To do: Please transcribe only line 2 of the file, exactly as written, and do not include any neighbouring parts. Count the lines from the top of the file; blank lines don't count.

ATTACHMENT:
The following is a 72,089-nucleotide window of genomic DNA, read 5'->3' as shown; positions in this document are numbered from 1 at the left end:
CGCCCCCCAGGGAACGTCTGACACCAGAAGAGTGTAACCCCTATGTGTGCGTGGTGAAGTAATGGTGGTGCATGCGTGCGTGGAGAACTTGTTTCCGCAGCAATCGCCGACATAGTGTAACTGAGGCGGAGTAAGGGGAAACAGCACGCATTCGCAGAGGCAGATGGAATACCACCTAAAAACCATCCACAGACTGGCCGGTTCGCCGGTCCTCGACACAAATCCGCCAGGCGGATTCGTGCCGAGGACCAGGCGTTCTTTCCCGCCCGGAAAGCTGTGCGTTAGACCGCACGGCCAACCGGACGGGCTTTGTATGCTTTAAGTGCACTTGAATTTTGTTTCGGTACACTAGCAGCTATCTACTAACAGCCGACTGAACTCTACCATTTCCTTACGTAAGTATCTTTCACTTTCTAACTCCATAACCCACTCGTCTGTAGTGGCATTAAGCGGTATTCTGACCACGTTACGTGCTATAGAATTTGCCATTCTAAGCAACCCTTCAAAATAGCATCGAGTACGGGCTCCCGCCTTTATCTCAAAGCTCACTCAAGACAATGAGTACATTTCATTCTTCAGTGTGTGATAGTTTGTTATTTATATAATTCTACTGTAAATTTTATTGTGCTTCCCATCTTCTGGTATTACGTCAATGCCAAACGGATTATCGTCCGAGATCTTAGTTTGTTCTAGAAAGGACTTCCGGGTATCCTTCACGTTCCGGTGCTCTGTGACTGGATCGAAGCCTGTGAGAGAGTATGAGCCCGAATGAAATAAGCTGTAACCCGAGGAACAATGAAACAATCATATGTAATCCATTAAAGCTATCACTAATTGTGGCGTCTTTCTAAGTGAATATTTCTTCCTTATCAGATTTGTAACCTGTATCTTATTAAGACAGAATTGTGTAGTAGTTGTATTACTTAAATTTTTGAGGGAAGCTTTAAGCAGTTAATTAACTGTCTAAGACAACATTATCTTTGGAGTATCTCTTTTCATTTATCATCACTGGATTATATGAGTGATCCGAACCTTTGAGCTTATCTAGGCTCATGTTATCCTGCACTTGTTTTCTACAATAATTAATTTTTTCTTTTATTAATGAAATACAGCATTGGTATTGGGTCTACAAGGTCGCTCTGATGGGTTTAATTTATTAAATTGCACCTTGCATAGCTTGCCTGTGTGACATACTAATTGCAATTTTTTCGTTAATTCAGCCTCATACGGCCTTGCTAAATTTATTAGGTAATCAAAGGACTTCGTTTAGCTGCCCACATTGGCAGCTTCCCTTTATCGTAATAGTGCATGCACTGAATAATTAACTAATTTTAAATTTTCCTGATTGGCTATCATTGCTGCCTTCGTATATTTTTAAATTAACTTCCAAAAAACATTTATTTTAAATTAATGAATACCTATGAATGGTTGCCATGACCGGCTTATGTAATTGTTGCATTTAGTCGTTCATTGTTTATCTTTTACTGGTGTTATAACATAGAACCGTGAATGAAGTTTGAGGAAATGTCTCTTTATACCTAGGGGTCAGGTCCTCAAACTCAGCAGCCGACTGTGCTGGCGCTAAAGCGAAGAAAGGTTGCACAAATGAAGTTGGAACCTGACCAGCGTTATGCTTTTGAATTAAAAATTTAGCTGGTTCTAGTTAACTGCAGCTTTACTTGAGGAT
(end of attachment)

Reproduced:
CGCCCCCCAGGGAACGTCTGACACCAGAAGAGTGTAACCCCTATGTGTGCGTGGTGAAGTAATGGTGGTGCATGCGTGCGTGGAGAACTTGTTTCCGCAGCAATCGCCGACATAGTGTAACTGAGGCGGAGTAAGGGGAAACAGCACGCATTCGCAGAGGCAGATGGAATACCACCTAAAAACCATCCACAGACTGGCCGGTTCGCCGGTCCTCGACACAAATCCGCCAGGCGGATTCGTGCCGAGGACCAGGCGTTCTTTCCCGCCCGGAAAGCTGTGCGTTAGACCGCACGGCCAACCGGACGGGCTTTGTATGCTTTAAGTGCACTTGAATTTTGTTTCGGTACACTAGCAGCTATCTACTAACAGCCGACTGAACTCTACCATTTCCTTACGTAAGTATCTTTCACTTTCTAACTCCATAACCCACTCGTCTGTAGTGGCATTAAGCGGTATTCTGACCACGTTACGTGCTATAGAATTTGCCATTCTAAGCAACCCTTCAAAATAGCATCGAGTACGGGCTCCCGCCTTTATCTCAAAGCTCACTCAAGACAATGAGTACATTTCATTCTTCAGTGTGTGATAGTTTGTTATTTATATAATTCTACTGTAAATTTTATTGTGCTTCCCATCTTCTGGTATTACGTCAATGCCAAACGGATTATCGTCCGAGATCTTAGTTTGTTCTAGAAAGGACTTCCGGGTATCCTTCACGTTCCGGTGCTCTGTGACTGGATCGAAGCCTGTGAGAGAGTATGAGCCCGAATGAAATAAGCTGTAACCCGAGGAACAATGAAACAATCATATGTAATCCATTAAAGCTATCACTAATTGTGGCGTCTTTCTAAGTGAATATTTCTTCCTTATCAGATTTGTAACCTGTATCTTATTAAGACAGAATTGTGTAGTAGTTGTATTACTTAAATTTTTGAGGGAAGCTTTAAGCAGTTAATTAACTGTCTAAGACAACATTATCTTTGGAGTATCTCTTTTCATTTATCATCACTGGATTATATGAGTGATCCGAACCTTTGAGCTTATCTAGGCTCATGTTATCCTGCACTTGTTTTCTACAATAATTAATTTTTTCTTTTATTAATGAAATACAGCATTGGTATTGGGTCTACAAGGTCGCTCTGATGGGTTTAATTTATTAAATTGCACCTTGCATAGCTTGCCTGTGTGACATACTAATTGCAATTTTTTCGTTAATTCAGCCTCATACGGCCTTGCTAAATTTATTAGGTAATCAAAGGACTTCGTTTAGCTGCCCACATTGGCAGCTTCCCTTTATCGTAATAGTGCATGCACTGAATAATTAACTAATTTTAAATTTTCCTGATTGGCTATCATTGCTGCCTTCGTATATTTTTAAATTAACTTCCAAAAAACATTTATTTTAAATTAATGAATACCTATGAATGGTTGCCATGACCGGCTTATGTAATTGTTGCATTTAGTCGTTCATTGTTTATCTTTTACTGGTGTTATAACATAGAACCGTGAATGAAGTTTGAGGAAATGTCTCTTTATACCTAGGGGTCAGGTCCTCAAACTCAGCAGCCGACTGTGCTGGCGCTAAAGCGAAGAAAGGTTGCACAAATGAAGTTGGAACCTGACCAGCGTTATGCTTTTGAATTAAAAATTTAGCTGGTTCTAGTTAACTGCAGCTTTACTTGAGGAT